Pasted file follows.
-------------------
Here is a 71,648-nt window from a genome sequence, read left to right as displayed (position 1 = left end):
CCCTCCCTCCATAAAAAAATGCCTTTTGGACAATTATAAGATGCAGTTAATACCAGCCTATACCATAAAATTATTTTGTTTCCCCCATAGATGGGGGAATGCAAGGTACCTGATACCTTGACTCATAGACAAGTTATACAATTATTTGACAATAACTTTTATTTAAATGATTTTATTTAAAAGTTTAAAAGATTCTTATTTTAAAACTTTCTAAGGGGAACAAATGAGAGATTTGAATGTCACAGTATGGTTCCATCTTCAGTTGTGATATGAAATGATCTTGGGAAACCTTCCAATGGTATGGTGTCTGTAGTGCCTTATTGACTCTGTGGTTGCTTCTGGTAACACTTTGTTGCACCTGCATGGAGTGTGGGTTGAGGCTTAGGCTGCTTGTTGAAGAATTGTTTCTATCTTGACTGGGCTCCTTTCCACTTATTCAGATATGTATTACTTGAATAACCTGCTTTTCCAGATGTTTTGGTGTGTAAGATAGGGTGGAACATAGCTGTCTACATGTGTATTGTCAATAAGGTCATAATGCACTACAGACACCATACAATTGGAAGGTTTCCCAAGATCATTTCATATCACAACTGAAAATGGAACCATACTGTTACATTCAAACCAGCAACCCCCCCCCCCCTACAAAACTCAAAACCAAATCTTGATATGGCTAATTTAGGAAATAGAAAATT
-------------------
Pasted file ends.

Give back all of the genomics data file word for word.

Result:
Here is a 71,648-nt window from a genome sequence, read left to right as displayed (position 1 = left end):
CCCTCCCTCCATAAAAAAATGCCTTTTGGACAATTATAAGATGCAGTTAATACCAGCCTATACCATAAAATTATTTTGTTTCCCCCATAGATGGGGGAATGCAAGGTACCTGATACCTTGACTCATAGACAAGTTATACAATTATTTGACAATAACTTTTATTTAAATGATTTTATTTAAAAGTTTAAAAGATTCTTATTTTAAAACTTTCTAAGGGGAACAAATGAGAGATTTGAATGTCACAGTATGGTTCCATCTTCAGTTGTGATATGAAATGATCTTGGGAAACCTTCCAATGGTATGGTGTCTGTAGTGCCTTATTGACTCTGTGGTTGCTTCTGGTAACACTTTGTTGCACCTGCATGGAGTGTGGGTTGAGGCTTAGGCTGCTTGTTGAAGAATTGTTTCTATCTTGACTGGGCTCCTTTCCACTTATTCAGATATGTATTACTTGAATAACCTGCTTTTCCAGATGTTTTGGTGTGTAAGATAGGGTGGAACATAGCTGTCTACATGTGTATTGTCAATAAGGTCATAATGCACTACAGACACCATACAATTGGAAGGTTTCCCAAGATCATTTCATATCACAACTGAAAATGGAACCATACTGTTACATTCAAACCAGCAACCCCCCCCCCCCTACAAAACTCAAAACCAAATCTTGATATGGCTAATTTAGGAAATAGAAAATT